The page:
Students can take this course S/U. S/U students do all the same work and take all the exams that letter-grade students do; your S/U grade is computed by converting a C- or above to an S, and a D+ or below to a U.
To determine your final course grade, at the end of the semester, we first calculate your raw numerical score based on points earned on assignments and exams, according to the following weights:
Then, we make preliminary score-to-grade conversions. (We do not announce or determine grade cutoffs until semester end because we need to adjust for the difficulty of the exams and assignments each semester.)
Then, we consult your lab check-in rates. Up to two labs may be dropped; more than that, and we reserve the right to reduce your course grade by the equivalent of a "level" (e.g., from B to B-).
Next, we reserve the right to make adjustments if other considerations enter in, such as if your performance gets better or worse as the course progresses; you faced special problems such as illness; we have insight from interacting with you as to how much you learned in the class apart from what you demonstrated on the homeworks and exams; and so on.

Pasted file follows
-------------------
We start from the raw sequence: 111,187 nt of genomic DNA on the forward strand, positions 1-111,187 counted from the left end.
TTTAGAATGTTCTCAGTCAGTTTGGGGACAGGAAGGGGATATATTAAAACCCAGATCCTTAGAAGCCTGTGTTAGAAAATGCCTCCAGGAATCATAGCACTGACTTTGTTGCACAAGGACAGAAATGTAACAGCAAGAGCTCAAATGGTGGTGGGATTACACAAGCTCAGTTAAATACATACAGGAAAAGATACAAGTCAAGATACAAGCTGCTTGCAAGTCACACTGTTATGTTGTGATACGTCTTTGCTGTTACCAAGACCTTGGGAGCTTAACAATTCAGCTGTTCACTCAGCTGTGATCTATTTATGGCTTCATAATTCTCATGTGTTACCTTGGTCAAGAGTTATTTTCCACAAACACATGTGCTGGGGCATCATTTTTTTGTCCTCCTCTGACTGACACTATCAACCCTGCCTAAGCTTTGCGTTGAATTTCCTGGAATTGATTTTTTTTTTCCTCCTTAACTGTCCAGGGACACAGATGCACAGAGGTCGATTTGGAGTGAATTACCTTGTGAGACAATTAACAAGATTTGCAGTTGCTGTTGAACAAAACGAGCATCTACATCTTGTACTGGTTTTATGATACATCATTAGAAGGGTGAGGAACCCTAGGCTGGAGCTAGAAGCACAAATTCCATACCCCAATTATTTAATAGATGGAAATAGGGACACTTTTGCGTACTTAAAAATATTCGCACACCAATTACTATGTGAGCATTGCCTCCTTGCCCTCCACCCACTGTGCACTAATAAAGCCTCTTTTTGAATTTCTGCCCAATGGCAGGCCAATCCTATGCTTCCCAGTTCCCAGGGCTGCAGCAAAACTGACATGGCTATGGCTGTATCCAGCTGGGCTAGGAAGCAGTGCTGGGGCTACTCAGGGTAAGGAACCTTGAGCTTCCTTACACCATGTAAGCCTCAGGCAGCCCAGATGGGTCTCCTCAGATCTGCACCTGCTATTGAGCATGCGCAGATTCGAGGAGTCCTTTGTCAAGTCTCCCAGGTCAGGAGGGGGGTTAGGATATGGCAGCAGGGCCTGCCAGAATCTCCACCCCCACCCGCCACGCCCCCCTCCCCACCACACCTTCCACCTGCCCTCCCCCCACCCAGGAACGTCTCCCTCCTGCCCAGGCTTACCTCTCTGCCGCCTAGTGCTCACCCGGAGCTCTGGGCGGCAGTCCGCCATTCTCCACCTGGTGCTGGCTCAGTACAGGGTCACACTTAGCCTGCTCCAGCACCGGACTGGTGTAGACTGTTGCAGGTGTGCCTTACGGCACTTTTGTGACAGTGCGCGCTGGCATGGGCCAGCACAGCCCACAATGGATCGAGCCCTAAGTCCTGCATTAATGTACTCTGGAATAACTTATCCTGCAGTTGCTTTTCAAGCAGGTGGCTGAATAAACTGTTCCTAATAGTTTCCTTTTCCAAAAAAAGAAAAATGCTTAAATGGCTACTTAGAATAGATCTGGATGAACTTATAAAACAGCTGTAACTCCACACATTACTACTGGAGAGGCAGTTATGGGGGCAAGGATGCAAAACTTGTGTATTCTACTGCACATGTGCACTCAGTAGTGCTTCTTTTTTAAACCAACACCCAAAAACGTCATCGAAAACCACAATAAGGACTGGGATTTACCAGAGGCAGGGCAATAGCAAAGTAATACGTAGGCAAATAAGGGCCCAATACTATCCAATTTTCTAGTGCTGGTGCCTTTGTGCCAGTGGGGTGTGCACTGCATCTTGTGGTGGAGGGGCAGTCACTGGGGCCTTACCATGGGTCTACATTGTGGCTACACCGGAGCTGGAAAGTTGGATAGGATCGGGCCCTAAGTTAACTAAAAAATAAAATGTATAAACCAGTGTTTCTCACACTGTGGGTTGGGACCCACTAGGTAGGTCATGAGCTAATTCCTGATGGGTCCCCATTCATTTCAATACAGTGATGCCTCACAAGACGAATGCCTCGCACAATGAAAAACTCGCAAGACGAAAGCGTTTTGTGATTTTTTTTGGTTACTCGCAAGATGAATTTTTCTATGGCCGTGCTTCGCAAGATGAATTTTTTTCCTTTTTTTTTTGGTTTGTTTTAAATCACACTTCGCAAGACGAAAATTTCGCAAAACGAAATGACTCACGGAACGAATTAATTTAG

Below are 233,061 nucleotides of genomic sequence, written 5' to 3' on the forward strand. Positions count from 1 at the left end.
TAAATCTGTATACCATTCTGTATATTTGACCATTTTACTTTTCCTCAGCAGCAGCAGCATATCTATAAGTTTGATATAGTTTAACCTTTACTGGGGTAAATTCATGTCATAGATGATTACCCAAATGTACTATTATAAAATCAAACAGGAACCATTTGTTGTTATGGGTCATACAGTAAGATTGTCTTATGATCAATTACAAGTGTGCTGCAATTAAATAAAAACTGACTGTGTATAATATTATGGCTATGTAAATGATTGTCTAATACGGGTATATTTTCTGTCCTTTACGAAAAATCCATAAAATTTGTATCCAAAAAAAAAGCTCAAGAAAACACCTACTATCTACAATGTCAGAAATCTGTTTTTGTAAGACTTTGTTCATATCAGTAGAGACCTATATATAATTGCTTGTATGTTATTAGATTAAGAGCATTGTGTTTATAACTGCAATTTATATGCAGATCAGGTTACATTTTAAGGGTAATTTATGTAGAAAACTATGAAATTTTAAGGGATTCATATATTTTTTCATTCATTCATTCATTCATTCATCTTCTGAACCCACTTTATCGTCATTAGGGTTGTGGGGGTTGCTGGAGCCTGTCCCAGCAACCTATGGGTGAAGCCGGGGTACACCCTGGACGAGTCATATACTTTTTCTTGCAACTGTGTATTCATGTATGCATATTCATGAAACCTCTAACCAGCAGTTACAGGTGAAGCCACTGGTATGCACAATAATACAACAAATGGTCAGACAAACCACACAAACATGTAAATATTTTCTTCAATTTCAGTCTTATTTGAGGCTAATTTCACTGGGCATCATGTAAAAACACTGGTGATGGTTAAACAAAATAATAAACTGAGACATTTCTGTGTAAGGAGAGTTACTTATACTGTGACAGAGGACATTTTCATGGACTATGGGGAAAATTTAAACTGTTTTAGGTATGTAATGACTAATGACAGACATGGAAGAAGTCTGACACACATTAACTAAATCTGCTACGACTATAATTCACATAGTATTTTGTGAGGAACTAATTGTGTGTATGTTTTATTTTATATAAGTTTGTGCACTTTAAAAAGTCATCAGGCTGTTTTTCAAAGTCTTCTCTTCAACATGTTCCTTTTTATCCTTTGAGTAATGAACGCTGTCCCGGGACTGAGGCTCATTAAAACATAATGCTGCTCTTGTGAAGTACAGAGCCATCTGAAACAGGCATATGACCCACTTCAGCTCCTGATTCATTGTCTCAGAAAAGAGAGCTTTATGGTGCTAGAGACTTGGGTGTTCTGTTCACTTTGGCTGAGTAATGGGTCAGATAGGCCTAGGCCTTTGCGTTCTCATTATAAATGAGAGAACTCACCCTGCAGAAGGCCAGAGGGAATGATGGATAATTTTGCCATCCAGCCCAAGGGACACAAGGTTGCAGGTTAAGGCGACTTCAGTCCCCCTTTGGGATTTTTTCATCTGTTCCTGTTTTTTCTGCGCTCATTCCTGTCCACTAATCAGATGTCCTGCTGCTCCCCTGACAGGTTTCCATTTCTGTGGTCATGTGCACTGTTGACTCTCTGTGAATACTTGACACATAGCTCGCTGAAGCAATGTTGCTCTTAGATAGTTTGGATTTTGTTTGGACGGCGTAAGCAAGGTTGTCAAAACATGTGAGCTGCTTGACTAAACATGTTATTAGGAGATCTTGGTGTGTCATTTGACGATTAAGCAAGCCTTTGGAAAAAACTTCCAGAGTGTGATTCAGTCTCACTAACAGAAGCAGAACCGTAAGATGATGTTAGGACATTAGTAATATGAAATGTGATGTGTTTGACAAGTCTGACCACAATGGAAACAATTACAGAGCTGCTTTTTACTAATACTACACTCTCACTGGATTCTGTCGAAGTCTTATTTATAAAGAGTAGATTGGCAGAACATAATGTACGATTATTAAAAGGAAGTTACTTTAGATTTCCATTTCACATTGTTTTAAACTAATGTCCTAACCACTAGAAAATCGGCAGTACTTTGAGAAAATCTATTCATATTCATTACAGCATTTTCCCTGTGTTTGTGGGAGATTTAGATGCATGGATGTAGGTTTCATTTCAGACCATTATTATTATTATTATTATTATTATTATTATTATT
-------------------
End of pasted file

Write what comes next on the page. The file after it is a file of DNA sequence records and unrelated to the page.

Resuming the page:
We typically do not give out any A+s. (This helps equalize the playing field for students who don't have prior experience with respect to those who do.)
If you feel that the graders have incorrectly graded an assignment, you may request a regrade. Each assessed piece of work will specify whether regrade requests should be made via (CMS) — see the instructions here — or Gradescope. Communication regarding regrade requests will be done only in writing via email/CMS/Gradescope: given the number of staff members involved in handling regrade requests, we need records of all discussions.
We want to give grades that accurately represent our assessment of your understanding of CS 1110 material. Hence, if you are given a lower score than you should have been, you should absolutely bring it to our attention via the mechanisms just described. However, we must explicitly mention an additional consequence of the importance of grade accuracy: if we notice that you have been assigned more points than you should have been, we are duty-bound to correct such scores downward to the correct value.